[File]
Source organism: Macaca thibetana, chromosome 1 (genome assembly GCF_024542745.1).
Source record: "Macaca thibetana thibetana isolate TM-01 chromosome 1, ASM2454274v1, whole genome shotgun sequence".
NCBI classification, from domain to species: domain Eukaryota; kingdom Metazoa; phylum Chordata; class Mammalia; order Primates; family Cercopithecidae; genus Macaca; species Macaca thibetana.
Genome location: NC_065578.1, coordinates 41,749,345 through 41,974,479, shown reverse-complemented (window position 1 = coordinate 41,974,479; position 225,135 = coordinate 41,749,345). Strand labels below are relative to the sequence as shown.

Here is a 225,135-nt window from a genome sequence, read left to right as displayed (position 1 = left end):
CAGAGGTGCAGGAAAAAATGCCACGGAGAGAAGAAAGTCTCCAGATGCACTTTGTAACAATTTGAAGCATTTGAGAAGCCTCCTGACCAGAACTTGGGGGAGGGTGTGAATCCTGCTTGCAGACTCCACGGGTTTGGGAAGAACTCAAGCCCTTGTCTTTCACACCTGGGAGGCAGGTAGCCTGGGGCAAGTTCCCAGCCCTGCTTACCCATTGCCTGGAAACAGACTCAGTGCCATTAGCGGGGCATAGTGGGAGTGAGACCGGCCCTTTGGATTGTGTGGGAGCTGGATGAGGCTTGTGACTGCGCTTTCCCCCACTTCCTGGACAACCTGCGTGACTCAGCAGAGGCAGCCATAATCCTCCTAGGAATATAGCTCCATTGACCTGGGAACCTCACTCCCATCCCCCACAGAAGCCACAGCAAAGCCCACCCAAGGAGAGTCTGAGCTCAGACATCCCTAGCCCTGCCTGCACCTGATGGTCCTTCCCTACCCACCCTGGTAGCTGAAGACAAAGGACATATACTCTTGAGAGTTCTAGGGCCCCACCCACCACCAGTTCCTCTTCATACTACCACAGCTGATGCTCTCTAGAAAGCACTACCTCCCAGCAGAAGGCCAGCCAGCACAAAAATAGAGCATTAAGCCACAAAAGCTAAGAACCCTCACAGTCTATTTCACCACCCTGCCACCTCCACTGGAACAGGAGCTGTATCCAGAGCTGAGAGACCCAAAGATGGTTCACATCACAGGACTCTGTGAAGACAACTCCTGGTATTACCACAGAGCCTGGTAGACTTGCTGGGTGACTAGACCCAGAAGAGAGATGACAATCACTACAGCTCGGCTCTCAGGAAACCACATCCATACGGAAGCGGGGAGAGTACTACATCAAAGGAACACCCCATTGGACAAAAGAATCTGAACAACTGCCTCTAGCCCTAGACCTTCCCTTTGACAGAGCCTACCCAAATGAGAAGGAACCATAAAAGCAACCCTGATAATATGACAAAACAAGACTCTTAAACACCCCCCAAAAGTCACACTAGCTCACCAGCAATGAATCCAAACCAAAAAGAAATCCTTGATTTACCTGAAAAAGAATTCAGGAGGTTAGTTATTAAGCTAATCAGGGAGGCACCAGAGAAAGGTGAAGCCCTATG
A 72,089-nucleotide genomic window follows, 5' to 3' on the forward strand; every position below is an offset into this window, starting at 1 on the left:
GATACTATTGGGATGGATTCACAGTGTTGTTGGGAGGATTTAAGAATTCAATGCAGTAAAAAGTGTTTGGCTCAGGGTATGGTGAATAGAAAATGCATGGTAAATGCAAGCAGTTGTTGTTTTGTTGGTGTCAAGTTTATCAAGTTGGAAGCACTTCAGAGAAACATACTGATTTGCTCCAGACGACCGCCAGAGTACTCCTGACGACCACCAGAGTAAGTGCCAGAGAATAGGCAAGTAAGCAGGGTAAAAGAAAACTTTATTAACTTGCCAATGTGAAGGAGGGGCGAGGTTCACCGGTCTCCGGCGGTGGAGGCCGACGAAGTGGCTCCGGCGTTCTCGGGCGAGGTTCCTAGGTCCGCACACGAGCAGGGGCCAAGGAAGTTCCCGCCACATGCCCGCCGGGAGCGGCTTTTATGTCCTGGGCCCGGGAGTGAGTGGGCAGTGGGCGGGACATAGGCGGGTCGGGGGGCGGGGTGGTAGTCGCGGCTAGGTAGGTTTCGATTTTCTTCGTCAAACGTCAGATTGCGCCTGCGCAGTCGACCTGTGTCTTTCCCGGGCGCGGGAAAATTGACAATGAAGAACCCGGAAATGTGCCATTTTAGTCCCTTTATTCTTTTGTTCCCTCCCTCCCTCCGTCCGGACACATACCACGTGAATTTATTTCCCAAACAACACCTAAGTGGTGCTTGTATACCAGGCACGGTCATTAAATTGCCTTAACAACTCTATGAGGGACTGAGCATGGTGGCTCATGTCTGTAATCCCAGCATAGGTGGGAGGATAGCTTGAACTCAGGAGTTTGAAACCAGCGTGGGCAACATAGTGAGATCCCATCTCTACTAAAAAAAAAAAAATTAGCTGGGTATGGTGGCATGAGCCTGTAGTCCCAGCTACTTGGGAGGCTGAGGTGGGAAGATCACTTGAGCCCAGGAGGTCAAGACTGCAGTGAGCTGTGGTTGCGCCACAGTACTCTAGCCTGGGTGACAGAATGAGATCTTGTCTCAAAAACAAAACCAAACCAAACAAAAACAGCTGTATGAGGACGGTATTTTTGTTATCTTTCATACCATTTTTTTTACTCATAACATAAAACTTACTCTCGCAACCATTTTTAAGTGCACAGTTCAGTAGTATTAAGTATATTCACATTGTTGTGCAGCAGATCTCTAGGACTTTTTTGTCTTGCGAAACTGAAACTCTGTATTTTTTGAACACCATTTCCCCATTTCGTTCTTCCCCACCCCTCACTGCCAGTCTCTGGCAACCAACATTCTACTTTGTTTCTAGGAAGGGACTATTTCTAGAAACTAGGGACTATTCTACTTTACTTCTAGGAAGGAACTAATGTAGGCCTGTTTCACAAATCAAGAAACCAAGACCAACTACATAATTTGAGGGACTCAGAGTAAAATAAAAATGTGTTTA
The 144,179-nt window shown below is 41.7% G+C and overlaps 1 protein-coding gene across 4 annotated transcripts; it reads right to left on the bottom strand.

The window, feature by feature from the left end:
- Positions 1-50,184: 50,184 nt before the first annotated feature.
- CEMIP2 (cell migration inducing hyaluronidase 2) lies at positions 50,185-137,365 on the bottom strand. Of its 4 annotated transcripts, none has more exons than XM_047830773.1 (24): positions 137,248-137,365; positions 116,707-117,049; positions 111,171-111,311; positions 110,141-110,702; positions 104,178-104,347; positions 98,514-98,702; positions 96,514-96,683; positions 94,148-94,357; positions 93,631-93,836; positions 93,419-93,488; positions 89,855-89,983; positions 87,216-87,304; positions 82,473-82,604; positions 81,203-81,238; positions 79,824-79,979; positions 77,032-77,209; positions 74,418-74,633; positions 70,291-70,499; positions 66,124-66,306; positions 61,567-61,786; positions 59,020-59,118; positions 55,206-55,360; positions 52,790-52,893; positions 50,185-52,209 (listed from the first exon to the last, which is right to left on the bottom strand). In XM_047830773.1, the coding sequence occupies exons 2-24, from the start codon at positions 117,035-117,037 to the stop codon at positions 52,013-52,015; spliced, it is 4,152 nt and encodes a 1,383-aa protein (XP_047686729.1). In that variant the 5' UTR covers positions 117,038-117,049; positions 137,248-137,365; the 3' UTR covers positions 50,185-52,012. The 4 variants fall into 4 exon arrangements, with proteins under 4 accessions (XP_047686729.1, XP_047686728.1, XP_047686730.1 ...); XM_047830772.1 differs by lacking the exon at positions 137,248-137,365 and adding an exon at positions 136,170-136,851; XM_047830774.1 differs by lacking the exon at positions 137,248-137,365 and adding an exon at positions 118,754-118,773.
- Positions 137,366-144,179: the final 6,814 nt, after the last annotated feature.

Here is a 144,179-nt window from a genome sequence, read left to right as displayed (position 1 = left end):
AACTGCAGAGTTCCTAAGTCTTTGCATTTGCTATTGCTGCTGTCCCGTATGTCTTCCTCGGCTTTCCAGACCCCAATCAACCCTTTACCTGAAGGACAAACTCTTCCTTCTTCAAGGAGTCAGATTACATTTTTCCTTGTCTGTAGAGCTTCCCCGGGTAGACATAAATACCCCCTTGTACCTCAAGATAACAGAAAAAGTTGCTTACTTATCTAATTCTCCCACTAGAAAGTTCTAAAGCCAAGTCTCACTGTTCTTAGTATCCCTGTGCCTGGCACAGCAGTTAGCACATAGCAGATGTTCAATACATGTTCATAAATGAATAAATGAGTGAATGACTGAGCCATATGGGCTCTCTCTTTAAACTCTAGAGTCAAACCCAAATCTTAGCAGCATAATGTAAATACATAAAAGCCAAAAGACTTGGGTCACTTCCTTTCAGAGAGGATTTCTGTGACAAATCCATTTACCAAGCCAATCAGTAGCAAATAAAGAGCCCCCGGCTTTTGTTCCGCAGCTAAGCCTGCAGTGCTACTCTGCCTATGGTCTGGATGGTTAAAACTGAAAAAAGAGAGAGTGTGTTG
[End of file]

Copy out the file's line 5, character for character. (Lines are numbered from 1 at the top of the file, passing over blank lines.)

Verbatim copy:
Here is a 225,135-nt window from a genome sequence, read left to right as displayed (position 1 = left end):